Rick carried this subtheme forward as he interviewed Connie Goldman, the first NPR reporter covering older people and aging back in the seventies, who is also a prolific writer on caregiving and caregivers. My personal take on Connie in the short moments I’ve shared with her this year and last is that she is one of the warmest, most engaging wise women I’ve met in a very long time. Connie is so present and authentic; she is a gift to know.
For the first time, I heard Nancy K. Schlossberg, EdD, Founder of IFA, Board Chair, Professor Emerita at University of Maryland, author of Revitalizing Retirement, speaking on “Mattering Matters,” and then responding to Rick’s questions. Nancy, who is deeply honest and provocative, queried back, “Do we have an adult development story? How do you want to do this adult development story?”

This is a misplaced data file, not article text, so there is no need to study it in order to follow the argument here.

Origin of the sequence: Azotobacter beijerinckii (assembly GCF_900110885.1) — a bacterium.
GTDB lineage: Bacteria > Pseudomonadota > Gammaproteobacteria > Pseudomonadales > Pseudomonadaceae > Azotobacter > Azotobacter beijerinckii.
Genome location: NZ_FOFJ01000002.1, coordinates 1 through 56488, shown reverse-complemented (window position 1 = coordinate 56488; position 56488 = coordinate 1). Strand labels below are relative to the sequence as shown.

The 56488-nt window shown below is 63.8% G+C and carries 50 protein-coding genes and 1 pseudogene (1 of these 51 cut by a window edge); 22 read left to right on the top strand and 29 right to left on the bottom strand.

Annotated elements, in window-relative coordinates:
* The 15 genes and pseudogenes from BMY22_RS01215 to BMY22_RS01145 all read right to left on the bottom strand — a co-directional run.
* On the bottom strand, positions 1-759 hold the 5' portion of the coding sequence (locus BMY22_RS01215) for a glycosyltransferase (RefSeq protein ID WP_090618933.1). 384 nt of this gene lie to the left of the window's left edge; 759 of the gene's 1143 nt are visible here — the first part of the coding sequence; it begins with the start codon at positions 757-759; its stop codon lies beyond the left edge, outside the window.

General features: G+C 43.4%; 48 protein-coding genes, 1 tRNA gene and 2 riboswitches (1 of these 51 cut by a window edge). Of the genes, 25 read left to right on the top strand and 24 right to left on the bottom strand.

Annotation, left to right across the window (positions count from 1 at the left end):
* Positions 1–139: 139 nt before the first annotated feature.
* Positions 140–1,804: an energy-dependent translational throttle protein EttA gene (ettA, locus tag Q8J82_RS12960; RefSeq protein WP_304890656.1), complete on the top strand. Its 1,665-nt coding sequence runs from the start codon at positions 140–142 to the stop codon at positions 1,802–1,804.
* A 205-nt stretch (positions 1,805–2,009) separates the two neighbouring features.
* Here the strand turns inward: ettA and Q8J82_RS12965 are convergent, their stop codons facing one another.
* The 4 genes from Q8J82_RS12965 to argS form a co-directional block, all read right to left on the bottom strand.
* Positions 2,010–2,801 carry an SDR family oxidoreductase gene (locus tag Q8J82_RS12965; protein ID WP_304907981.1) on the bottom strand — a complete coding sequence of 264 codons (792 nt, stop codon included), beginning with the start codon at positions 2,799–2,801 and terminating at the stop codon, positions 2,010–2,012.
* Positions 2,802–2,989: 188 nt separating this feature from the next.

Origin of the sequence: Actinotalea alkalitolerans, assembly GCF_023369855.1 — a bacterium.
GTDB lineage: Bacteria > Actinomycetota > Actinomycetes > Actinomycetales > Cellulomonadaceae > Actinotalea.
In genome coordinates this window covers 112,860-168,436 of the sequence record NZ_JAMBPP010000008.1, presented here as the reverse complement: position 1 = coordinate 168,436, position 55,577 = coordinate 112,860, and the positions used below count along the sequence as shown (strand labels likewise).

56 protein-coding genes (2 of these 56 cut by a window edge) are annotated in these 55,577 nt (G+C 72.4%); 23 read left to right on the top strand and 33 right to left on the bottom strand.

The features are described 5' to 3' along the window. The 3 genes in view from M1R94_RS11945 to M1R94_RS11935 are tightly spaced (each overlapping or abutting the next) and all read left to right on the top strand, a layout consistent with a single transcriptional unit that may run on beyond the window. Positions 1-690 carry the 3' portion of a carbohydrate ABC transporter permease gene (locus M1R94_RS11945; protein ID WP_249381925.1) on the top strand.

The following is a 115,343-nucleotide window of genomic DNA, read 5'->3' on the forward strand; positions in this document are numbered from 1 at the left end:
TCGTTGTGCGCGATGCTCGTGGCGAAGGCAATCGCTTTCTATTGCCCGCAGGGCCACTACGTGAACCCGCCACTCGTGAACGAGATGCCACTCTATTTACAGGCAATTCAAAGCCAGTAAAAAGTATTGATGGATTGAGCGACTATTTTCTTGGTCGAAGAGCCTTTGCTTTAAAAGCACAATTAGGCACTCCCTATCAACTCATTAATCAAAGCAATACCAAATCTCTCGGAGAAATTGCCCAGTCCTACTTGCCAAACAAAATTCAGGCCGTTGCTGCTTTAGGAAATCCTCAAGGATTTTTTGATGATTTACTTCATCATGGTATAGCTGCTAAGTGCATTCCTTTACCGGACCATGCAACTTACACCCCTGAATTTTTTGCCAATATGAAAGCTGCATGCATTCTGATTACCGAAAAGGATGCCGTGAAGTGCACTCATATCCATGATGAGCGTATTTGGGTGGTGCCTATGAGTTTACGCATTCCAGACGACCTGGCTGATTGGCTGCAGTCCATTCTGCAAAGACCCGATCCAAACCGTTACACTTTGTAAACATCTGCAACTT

To my surprise, Nancy asked a similar rhetorical question to the one I had posed in my session on the first morning of the conference. I had challenged my fellow attendees to take with them the questions of What story am I in? and What positive aging story do I want for myself, my employer or organization, my work and career serving 50-plusers? as they moved through the conference, in both their storytelling and conversations with colleagues.